Long-Term Reoperation Rates After Open versus Minimally Invasive Spine Surgery for Degenerative Lumbar Disease: Five Year Follow-Up of 2130 Patients.

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World Neurosurgery


BACKGROUND: Minimally Invasive Spine Surgery (MISS) is a growing alternative to Open Spine Surgery (OSS). The preservation of musculature and minimization of iatrogenic injury is hypothesized to decrease the need for reoperation by preserving normal anatomy. Our objective is to compare the relative long-term reoperation rates after MISS and OSS for the treatment of degenerative disease of the lumbar spine.

METHODS: This retrospective analysis compares the long-term reoperation rates after MISS and OSS. Eligible patients were adults with a primary lumbar intervention carried out between 5/1/2004 and 1/31/2014 to allow for at least 5 years of follow up. Patients without sufficient descriptive metrics or follow-up data were excluded. The primary outcome was the rate of lumbar spine reoperation.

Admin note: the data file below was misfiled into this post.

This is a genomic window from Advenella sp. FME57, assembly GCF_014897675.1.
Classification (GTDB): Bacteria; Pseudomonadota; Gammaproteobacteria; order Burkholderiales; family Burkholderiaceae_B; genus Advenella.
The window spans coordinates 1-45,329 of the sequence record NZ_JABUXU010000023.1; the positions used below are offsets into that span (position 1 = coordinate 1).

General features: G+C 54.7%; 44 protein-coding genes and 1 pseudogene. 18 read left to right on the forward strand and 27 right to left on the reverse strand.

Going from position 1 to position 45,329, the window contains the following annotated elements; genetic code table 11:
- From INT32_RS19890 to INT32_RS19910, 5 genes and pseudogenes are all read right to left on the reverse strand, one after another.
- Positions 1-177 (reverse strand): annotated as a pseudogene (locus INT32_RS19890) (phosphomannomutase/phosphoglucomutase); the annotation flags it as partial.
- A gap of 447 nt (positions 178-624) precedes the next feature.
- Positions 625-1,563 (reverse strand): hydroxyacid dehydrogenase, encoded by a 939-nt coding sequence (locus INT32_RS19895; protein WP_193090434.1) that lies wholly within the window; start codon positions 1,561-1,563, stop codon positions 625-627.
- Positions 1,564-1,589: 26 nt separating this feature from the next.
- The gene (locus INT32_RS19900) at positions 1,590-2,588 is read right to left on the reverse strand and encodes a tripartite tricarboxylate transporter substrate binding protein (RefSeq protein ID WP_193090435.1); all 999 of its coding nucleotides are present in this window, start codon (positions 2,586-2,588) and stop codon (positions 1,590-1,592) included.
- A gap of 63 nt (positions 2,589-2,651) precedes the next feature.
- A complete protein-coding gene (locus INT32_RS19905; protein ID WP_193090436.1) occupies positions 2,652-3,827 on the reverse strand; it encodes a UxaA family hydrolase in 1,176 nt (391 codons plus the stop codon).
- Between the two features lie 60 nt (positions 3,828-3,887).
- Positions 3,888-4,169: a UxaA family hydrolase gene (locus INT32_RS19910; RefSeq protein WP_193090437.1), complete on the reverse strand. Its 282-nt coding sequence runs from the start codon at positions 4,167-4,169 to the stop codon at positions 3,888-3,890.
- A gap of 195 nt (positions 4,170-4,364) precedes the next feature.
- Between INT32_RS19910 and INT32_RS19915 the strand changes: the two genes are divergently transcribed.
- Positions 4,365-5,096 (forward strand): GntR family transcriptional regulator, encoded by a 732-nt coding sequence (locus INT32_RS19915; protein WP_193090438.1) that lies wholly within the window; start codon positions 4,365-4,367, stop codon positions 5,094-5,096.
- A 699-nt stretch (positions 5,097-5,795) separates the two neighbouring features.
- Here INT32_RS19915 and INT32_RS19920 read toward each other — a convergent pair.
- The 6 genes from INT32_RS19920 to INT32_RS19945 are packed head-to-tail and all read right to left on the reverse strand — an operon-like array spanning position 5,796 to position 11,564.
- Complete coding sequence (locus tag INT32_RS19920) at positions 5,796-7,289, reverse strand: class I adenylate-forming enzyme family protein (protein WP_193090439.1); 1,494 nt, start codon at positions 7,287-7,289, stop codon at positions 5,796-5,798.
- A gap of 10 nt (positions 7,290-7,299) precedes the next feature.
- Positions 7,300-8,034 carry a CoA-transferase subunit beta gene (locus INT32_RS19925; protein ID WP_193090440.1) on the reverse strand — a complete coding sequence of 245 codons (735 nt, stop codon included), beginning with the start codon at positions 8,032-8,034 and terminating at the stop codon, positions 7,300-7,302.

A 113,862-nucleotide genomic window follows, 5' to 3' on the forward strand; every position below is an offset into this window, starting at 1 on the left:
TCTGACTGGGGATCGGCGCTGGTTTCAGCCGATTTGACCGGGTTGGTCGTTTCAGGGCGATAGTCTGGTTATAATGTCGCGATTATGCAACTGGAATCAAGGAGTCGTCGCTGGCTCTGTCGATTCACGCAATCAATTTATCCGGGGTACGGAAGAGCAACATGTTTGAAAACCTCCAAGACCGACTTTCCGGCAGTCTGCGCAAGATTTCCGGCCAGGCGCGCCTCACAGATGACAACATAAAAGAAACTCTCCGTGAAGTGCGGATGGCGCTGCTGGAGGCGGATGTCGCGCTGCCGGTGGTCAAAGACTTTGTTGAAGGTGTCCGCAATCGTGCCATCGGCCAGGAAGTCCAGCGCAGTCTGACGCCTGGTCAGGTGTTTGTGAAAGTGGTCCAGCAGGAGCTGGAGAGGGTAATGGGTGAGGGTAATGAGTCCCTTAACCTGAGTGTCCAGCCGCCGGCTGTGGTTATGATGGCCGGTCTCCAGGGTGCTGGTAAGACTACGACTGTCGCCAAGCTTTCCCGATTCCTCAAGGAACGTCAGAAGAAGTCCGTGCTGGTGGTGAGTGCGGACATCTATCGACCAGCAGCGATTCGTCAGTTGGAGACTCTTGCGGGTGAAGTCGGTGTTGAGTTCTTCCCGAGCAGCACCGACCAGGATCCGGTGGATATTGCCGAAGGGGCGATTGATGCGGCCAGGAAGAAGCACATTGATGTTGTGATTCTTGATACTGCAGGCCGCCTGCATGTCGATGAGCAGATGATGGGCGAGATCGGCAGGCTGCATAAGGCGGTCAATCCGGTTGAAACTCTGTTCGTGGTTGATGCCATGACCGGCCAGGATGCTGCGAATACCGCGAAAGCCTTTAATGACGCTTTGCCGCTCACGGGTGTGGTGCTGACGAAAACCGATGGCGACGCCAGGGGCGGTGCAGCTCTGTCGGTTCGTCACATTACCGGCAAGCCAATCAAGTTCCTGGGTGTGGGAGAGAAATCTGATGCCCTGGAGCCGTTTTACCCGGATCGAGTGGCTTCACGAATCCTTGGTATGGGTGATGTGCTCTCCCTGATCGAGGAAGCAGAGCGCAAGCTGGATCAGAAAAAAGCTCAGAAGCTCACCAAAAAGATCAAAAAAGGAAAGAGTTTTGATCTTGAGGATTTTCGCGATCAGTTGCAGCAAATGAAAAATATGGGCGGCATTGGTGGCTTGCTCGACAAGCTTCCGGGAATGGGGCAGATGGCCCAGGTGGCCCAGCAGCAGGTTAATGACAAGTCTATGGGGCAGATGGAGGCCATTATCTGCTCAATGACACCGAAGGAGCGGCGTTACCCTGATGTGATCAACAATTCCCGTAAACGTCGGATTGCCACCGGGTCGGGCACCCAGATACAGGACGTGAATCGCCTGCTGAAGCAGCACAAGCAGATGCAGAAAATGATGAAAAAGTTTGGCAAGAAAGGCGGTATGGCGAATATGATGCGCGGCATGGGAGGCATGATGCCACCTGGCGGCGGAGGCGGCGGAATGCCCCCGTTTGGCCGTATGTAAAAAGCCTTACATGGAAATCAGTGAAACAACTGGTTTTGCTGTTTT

RESULTS: A total of 2130 patients met the inclusion criteria-1895 underwent OSS and 235 underwent MISS. On average and across all surgery types (decompression and decompression with fusion), 28% of OSS patients required reoperation during the minimum 5-year follow up period while only 14% of MISS patients required reoperation (P = 0.001). The MISS group was statistically identical to the OSS group in all categories except that the MISS group was on average 1.8 years older (62.25 vs. 60.45, P = 0.039) and had a higher incidence of diabetes (26% vs. 17%, P = 0.000), but had a lower average body mass index than the OSS group (28.35 vs. 29.60, P = 0.002).

CONCLUSIONS: In the setting of degenerative lumbar spine disease, MISS has the potential to reduce the long-term need for reoperation when compared with OSS.



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